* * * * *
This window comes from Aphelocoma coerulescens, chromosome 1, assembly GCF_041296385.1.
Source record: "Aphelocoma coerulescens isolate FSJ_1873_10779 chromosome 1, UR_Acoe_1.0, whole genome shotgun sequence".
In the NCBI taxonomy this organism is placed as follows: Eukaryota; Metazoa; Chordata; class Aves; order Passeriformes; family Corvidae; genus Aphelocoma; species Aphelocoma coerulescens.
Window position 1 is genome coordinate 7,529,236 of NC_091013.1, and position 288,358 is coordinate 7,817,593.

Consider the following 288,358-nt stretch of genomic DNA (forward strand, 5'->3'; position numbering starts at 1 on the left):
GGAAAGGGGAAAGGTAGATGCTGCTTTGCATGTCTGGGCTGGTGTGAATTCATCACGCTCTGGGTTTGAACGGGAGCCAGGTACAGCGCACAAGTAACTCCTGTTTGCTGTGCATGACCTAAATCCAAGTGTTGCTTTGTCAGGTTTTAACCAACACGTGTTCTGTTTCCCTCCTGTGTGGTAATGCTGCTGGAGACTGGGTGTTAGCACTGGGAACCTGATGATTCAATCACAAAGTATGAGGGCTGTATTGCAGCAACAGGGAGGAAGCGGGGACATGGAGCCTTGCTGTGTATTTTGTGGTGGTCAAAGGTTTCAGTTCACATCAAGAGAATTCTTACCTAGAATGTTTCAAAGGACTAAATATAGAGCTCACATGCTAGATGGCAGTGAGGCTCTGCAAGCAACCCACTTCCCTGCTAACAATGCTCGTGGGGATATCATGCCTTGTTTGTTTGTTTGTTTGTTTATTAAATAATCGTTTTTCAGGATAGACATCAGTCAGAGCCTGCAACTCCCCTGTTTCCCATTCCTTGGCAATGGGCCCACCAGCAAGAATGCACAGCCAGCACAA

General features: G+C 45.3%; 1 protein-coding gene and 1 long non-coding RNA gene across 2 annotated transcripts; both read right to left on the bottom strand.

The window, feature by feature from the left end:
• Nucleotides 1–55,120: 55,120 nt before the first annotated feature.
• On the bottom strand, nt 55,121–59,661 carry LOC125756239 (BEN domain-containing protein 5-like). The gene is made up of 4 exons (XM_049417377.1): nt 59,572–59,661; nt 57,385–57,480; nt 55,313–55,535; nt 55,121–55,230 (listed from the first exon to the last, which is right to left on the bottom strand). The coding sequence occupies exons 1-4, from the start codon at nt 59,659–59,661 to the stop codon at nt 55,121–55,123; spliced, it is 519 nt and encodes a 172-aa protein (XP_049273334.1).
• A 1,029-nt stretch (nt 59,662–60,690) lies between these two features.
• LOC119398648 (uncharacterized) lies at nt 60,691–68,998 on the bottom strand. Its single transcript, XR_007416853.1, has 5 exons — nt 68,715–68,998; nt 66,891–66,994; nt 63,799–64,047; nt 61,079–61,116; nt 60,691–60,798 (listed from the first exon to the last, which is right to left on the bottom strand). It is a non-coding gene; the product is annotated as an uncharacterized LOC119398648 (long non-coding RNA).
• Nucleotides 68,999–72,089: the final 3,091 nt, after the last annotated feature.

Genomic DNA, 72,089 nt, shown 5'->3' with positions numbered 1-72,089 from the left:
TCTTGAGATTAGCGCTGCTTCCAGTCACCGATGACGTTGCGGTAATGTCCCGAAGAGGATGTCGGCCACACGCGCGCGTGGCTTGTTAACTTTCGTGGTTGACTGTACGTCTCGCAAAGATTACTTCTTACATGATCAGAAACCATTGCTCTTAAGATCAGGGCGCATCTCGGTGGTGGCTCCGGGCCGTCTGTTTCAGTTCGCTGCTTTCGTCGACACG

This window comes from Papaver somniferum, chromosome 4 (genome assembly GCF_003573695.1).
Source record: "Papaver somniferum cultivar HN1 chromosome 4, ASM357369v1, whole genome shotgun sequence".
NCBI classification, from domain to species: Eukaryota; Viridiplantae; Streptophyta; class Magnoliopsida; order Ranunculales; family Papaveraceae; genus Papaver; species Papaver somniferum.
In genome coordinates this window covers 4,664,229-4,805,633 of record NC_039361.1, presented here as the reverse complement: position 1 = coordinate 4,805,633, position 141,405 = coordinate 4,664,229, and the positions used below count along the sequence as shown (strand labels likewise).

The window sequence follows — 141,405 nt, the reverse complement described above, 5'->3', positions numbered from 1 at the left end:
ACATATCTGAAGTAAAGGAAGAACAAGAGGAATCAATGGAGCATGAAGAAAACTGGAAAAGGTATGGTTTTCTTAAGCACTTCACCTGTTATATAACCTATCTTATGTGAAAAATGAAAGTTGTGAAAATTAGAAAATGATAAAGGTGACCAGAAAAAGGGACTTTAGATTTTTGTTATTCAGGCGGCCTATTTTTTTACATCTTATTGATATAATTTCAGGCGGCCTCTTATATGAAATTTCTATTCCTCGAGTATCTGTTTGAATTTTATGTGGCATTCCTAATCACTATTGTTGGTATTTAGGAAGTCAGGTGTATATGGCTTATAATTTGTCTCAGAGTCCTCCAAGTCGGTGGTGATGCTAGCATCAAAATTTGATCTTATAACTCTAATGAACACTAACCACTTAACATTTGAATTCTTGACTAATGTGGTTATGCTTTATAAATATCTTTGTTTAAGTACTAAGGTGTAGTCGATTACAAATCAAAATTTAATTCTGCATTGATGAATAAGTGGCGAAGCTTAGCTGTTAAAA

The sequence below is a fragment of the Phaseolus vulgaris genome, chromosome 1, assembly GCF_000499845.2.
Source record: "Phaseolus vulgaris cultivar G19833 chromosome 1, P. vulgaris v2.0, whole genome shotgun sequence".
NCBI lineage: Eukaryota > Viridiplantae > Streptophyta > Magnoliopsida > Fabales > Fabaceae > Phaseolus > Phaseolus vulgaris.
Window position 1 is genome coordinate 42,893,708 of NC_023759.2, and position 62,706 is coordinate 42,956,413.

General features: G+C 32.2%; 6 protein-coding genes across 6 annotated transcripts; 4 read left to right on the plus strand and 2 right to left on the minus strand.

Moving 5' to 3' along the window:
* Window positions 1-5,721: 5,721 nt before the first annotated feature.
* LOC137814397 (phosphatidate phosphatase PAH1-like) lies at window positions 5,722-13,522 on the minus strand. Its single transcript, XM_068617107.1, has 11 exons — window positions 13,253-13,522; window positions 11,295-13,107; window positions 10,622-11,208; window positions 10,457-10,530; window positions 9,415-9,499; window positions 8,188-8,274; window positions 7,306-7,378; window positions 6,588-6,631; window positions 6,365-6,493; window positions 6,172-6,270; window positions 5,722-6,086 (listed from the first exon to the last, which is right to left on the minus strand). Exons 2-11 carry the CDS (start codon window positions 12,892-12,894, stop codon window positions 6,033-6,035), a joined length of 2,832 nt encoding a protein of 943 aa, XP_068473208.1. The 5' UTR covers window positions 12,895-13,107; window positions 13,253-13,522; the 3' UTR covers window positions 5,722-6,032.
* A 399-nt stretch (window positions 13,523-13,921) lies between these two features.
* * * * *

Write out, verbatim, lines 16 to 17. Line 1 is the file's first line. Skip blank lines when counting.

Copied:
This window comes from Papaver somniferum, chromosome 4 (genome assembly GCF_003573695.1).
Source record: "Papaver somniferum cultivar HN1 chromosome 4, ASM357369v1, whole genome shotgun sequence".